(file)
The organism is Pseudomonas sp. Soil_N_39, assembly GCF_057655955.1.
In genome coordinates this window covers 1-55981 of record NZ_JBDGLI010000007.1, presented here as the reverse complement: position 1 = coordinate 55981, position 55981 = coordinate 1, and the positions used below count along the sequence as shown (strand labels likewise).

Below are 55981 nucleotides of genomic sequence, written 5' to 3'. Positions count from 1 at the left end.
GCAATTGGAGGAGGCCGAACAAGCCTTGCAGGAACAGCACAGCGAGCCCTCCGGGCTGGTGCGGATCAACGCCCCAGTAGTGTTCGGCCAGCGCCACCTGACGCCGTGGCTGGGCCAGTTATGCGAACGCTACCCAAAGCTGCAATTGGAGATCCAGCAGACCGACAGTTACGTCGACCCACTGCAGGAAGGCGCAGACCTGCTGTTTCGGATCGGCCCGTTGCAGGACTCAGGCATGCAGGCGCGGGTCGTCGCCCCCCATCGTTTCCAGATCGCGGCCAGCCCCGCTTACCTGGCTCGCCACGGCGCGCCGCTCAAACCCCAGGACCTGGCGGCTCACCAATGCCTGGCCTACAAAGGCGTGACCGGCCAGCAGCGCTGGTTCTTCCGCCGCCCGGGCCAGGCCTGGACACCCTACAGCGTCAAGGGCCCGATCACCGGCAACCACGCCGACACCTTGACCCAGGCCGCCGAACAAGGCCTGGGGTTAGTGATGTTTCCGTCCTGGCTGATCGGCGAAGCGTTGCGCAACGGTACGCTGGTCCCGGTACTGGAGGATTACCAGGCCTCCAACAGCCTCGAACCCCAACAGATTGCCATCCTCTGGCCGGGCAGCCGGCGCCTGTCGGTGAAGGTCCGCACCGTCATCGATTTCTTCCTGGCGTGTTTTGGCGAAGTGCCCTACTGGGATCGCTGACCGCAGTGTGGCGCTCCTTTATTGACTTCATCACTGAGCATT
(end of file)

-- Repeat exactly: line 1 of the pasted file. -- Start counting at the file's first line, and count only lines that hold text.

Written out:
The organism is Pseudomonas sp. Soil_N_39, assembly GCF_057655955.1.